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Miliband: Previous intervention gives us responsibility to Iraq

Ed Miliband has said that there needs to be a clear plan on any British military action against IS in Iraq.

The Labour leader said:

Some people would say that our intervention in Iraq means we should not intervene in this case. I think there is a heightened responsibility precisely because we did intervene in Iraq and with all kinds of implications the Iraqi state that has emerged is partly our responsibility.

– Ed Miliband

Miliband: UK action in Iraq 'part of a coherent strategy'

Ed Miliband has said that any UK airstrikes in Iraq would be "part of a coherent strategy, yes it's difficult, but the alternative is to turn away and say we're not going to take action."

Now I know that because of the 2003 Iraq war people will be fearful about this. We're determined we don't repeat the mistakes of the past but equally we don't turn away from the threats that we face.

– Ed Miliband

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Miliband: Britain 'can't turn away from threat of IS'

Ed Miliband said Britain "cannot turn away from the threat" of the Islamic State and that is why he has backed air strikes against the militants in Iraq.

Labour leader Ed Miliband Credit: Tim Goode/EMPICS Entertainment

We cannot turn away from the threat of ISIL which is a murderous organisation, has taken British hostages, threatens the stability of the region and is therefore a threat to the UK's national interest.

That is why we will be supporting the Government's proposal for UK air strikes in Iraq against ISIL. I want to reassure people there is no question of committing UK ground troops.

There is an alliance which includes countries in the region.

We will learn the lessons of the past - but we will not turn away from threats to our national interest.

– Ed Miliband

Miliband: Labour is prepared to make tough decisions

Ed Miliband has said his party would be prepared to make tough decisions about the economy ahead of next year's election, despite not mentioning Britain's deficit in his main party speech yesterday.

The Labour leader told ITV News: "None of the proposals in our manifesto will be funded by additional borrowing."

ITV News Political Editor Tom Bradby reports:

Miliband: We can change country with big reform not spending

Ed Miliband has defended his plans to increase spending without any extra borrowing.

Speaking to ITV News Political Editor Tom Bradby the Labour leader said:

We can raise the minimum wage to £8, it actually saves money on the benefits bill. We can properly fund our NHS, £2.5 billion more by raising taxes on some of the richest in our society... We can make changes to apprenticeships using business and actually using money better than we spend it at the moment.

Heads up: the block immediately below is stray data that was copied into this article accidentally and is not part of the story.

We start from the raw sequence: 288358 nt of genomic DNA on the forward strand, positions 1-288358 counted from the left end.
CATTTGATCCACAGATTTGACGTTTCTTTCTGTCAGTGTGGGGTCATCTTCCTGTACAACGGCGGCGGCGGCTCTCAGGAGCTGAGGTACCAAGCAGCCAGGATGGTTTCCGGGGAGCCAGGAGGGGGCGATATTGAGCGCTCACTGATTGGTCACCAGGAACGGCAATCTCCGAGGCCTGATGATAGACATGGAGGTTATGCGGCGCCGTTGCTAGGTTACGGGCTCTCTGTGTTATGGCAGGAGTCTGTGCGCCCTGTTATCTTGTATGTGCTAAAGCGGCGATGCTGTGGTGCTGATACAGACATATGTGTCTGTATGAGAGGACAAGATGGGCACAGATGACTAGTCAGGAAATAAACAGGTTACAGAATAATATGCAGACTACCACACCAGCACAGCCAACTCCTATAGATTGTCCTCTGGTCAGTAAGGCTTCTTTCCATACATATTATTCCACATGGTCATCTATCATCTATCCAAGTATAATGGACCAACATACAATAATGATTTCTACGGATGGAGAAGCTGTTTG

I don't buy the argument that we can't change our country because we're not spending lots more. I think we can change our country with big reform not big spending.

– Ed Miliband

Miliband: No manifesto pledges will be funded with extra borrowing

Ed Miliband has said that no Labour proposals in their manifesto will be funded by extra borrowing.

Speaking to ITV News Political Editor Tom Bradby about the economy questions for the next election the Labour leader said:

Clearly part of it is also clearing the deficit, which is why we said yesterday in relation to our NHS proposals we're not going to borrow a penny more to pay for it, indeed none of our proposals in our manifesto will be paid for by additional borrowing.

– Ed Miliband

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Miliband: We 'cannot turn away' from threat of IS

The UK "cannot turn away" from the threat posed by Islamic State (IS) as they are "a murderous organisation", Ed Miliband has said.

Speaking to Good Morning Britain, the Labour leader said he was "open" to British intervention but wanted to see proof the UK could make a legal, effective contribution.

Miliband: We cannot turn away from threat of IS

Ed Miliband has said the UK cannot 'turn away' from the threat of Islamic Stat (IS).

Speaking to Good Morning Britain the Labour leader said:

Miliband: Economy needs change to work for working people

Labour leader Ed Miliband has said that he did forget parts of his speech yesterday after he failed to mention the deficit during his conference speech, but added that the economy needed change.

Conservatives keep up pressure on 'English votes for English laws'

While the Labour leadership debated the economy today, the Conservative party continued to push English MPs voting on English laws. William Hague said any party that did not link such reforms to more powers for Scotland could pay at the General Election. ITV News Deputy Political Editor, Chris Ship, reports:

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